Published on Monday, October 25, 2010 by
From Protester to Senator, FBI Tracked Paul Wellstone
It started with a fingerprint of a 25-year-old college professor who opposed the Vietnam War and ended with a search for his remains, 32 years later, in a wooded area near
Paul Wellstone, D-Minn., and his wife Sheila jog to their campaign bus after casting their ballots in their hometown of Northfield, Minn., Tuesday morning, Nov. 6, 1990. Wellstone defeated Sen. Rudy Boschwitz in the general election. (AP Photo/Jim Mone)
The FBI's files on Paul and Sheila Wellstone, many of which are being made public for the first time, shed new light on the extent of the relationship between the FBI and the political activist who would go on to become a U.S. senator from Minnesota.
Some of the information uncovered in the 219 pages was new to one of his closest confidantes, former Wellstone campaign manager and state director Jeff Blodgett.
The files show that although the FBI initially took interest in Wellstone as part of the broader surveillance of the American left, the agency later served as his protector, investigating death threats the freshman senator received for his views on the first Gulf War, and, in the end, helping sift through the wreckage of the fatal plane crash that killed Wellstone and seven others eight years ago.
Wellstone's surviving sons declined to comment on the documents, which were obtained in response to a Freedom of Information Act request filed by MPR News.
The FBI did not include 76 pages related to the National Transportation Safety Board, the agency that investigated the crash. A request for those records is pending.
Wellstone traveled to Washington, D.C. in January 1991 on the green school bus that became famous in his underdog fight against incumbent Republican Sen. Rudy Boschwitz. He arrived in the middle of a tense debate over the Persian Gulf conflict and, nine days after being sworn in, voted against a resolution authorizing U.S. military force against Iraq.
Within the first two weeks of his term, Wellstone began receiving death threats for his views on the war. The FBI files provide a detailed description of the angry and sometimes violent calls the Democratic senator received. One man called Wellstone's office and threatened to "throttle" him. A caller from
The threats alarmed Wellstone's staff, and led the senator's state director, Jeff Blodgett, to contact the FBI and other authorities. An FBI agent recommended that a "trap and trace"  be placed on Wellstone's
"We were shocked and surprised by these kinds of calls," Blodgett said in an interview last week. "We certainly didn't expect that death threats would be part of the job of being a
Blodgett said Wellstone was saddened by the threats "and as surprised as everyone else was." In his memoir, "Conscience of a Liberal," Wellstone said his fledging political career was spiraling downward within a few short weeks, as he attracted opposition for his views on the Gulf War and for his decision to hold an anti-war press conference next to the
"There were threats on my life," Wellstone wrote. "I wished I had never been elected."
The FBI files indicate that the agency took the threats seriously. Investigators tried to track down the threatening callers and kept detailed information about their efforts.
The documents show that an FBI agent traveled to "Marine," (sic)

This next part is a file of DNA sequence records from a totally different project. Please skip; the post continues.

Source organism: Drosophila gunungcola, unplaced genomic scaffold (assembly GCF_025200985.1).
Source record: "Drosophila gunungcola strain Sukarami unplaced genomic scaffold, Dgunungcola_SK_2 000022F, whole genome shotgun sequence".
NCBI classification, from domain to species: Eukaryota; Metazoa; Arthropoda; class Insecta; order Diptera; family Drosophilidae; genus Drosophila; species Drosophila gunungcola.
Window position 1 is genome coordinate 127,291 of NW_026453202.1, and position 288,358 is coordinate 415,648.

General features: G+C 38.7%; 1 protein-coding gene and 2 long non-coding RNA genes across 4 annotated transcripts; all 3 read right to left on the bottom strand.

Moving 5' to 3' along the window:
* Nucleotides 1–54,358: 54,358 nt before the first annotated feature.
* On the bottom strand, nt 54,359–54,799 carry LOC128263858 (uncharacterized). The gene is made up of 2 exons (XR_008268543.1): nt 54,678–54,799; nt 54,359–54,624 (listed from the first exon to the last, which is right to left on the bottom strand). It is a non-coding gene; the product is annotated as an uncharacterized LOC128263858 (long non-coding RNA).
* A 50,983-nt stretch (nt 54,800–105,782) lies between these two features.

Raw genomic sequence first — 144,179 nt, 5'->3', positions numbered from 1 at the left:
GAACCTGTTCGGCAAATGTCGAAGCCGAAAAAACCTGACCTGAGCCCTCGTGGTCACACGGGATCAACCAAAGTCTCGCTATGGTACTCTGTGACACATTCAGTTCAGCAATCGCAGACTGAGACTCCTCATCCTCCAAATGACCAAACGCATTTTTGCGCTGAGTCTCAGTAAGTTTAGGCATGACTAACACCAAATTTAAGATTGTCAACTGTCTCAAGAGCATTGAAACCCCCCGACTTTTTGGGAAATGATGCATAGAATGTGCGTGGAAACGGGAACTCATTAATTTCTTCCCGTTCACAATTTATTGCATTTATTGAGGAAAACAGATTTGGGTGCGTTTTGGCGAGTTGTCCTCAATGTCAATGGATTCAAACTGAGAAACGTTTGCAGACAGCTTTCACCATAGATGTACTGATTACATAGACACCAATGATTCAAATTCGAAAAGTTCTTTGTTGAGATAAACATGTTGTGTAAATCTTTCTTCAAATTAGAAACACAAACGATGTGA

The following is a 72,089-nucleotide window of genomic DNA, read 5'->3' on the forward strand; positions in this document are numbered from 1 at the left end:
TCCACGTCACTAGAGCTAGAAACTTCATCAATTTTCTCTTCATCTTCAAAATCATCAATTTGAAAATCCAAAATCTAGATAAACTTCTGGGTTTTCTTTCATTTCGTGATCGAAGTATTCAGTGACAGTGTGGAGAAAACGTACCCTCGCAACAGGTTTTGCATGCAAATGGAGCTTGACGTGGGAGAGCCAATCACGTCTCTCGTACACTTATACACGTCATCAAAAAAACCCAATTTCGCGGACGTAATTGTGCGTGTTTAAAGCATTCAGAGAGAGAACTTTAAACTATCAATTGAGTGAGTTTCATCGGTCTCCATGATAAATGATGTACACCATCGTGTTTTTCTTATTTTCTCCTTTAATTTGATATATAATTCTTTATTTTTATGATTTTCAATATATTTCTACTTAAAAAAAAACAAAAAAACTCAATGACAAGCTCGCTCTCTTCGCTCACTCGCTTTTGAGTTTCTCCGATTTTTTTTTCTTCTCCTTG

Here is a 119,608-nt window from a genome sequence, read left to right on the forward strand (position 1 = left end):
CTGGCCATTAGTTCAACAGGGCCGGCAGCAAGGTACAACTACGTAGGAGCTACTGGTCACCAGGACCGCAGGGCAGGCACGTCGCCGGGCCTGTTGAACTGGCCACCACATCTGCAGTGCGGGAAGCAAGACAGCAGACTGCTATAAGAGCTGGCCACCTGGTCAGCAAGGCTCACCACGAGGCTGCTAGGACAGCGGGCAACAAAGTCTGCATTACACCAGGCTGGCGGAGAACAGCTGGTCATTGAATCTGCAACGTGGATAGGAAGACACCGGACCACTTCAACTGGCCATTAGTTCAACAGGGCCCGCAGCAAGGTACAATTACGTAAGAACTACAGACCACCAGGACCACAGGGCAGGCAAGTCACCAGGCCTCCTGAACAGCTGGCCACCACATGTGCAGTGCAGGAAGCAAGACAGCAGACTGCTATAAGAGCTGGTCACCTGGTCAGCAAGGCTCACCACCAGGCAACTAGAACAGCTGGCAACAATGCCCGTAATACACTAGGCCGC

The man told the FBI agent that the receptionist was "snotty" and hung up on him. He said he called back and spoke to a "polite receptionist." He told her, "Tell Senator Wellstone that Saddam Hussein appreciates what he's doing."
Federal prosecutors declined to file charges against the caller, and the FBI was unable to locate the other callers. Wellstone continued to receive threats, including a call from a man in February 1995 who said, "I'm watching you senator and I'm going to kill you within the week." Wellstone was assigned a protective detail for the week of the threat.
FBI spokesman Steve Warfield declined to comment on the Wellstone files, but Warfield and former FBI agents said that threats against members of Congress are relatively common.
"I would say as active as (Wellstone) was and as liberal as he was and as much as he was against the war, I'd say that's a relatively small number" of threats, said Nick O'Hara, who served as the Special Agent in Charge of the FBI's Minneapolis office from 1991 to 1994.
O'Hara added that although the number of threats Wellstone received might not have been unusual, it likely took a psychological toll on the junior senator.
"Somebody's who's been in office and is aware of the crank calls that come in might not be as upset as a first-time senator who gets that first call and he starts thinking about his wife and his family," he said.
Wellstone did not pursue a traditional path to the
The FBI took note of the bushy-haired college professor when he was arrested on May 7, 1970 at a protest against the Vietnam War at the
Most of the names in the 1970 documents have been redacted, making it impossible to separate Wellstone out from the other defendants. One defendant pled guilty, another had the charges dismissed, and another was acquitted. The documents state that the rest of the defendants were found guilty during a jury trial in
Neither the FBI files nor available court records indicate how Wellstone's case was resolved.
In a document sent to FBI headquarters, the head of the FBI's
The FBI obtained a copy of Wellstone's fingerprint card from the
O'Hara, the former head of the FBI's Minneapolis office, said that the FBI used to routinely investigate protests that occurred on federal property.